Computer-implemented simulations – Decision G 1/19 of the Enlarged Board of Appeal of the EPO
On March 10, 2021, the Enlarged Board of Appeal (EBA) of the European Patent Office issued decision G 1/19 concerning computer-implemented simulations, substantially confirming that the established case law on computer-implemented inventions (the so-called COMVIK approach) applies to computer-implemented simulations as well.
The decision arises from an appeal against refusal in the first instance of the European patent application no. 03793825.5, related to the computer-implemented simulation of the movement of a pedestrian crowd through an environment, such as a building.
The Examining Division refused the application based on the fact that the instructions executed by the computer system were found not to contribute to the technical character of the invention; the only technical aspect was found in the presence of a computer system for carrying out the (non-technical) simulation; accordingly, the invention as a whole was deemed to lack an inventive step.
The Applicant appealed and, in the related proceedings, the Technical Board of Appeal referred questions on the patentability of computer-implemented simulations to the EBA. The questions were about whether the computer-implemented simulation claimed as such could solve a technical problem and produce a technical effect, in particular when the simulation is part of a design process, and which should be the relevant criteria for assessing that a technical problem is actually solved.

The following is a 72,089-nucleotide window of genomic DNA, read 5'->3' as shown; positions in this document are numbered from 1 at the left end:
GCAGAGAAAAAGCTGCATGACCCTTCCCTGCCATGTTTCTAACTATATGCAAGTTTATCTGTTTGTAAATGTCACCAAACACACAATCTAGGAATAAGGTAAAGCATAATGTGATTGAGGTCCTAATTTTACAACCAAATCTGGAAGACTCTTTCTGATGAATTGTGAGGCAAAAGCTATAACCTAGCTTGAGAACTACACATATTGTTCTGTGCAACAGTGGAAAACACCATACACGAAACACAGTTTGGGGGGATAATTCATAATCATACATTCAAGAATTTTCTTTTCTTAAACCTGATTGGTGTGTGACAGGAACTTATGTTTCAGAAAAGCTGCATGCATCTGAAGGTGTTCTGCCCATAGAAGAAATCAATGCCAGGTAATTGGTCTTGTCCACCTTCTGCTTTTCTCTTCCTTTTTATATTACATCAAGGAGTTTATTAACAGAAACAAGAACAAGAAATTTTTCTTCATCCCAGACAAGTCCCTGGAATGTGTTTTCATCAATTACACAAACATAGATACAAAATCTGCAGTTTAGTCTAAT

The EBA summarized that, in agreement with the COMVIK approach (T 641/00, OJ EPO 2003, 352), an invention needs to have a technical character or produce a technical effect in order to qualify as technical. In particular, the features distinguishing the invention from the prior art need to contribute to the technical character in order to be considered for the assessment of the inventive step.
Contribution to the technical character may either be achieved by a direct link of the output produced by the computer-implemented simulation with the physical reality, or by other technical effects within the computer system. A further relevant aspect that can positively determine the technicality of a computer-implemented simulation is whether the simulation contributes to the solution of a technical problem; even a simulation that does not generate an output directly linked to the physical world may still solve a technical problem (e.g. by providing an output conveying technical information to the user) and therefore can be found to be inventive.
The EBA came to the conclusion that an assessment of the technical contribution of the individual features (which may contribute to the technical character by either providing a direct link with physical reality or solving a problem) using the COMVIK approach is decisive to decide on the patentability of the computer-implemented simulation.
For assessing if a simulation contributes to the technical character of the claimed invention, the EBA concluded that it is not decisive whether a technical or a non-technical system or process is simulated, and that the criteria of “technicality” are to be evaluated case-by-case.
Finally, the EBA stated that the above principles apply equally if the claimed computer-implemented simulation is part of a design process (the mere fact that the simulation is part of a design process being therefore irrelevant).
In conclusion, the EBA ruled that the already existing and well-established COMVIK approach applies to computer-implemented simulations, whose patentability can be assessed using the same criteria as any other computer-implemented inventions.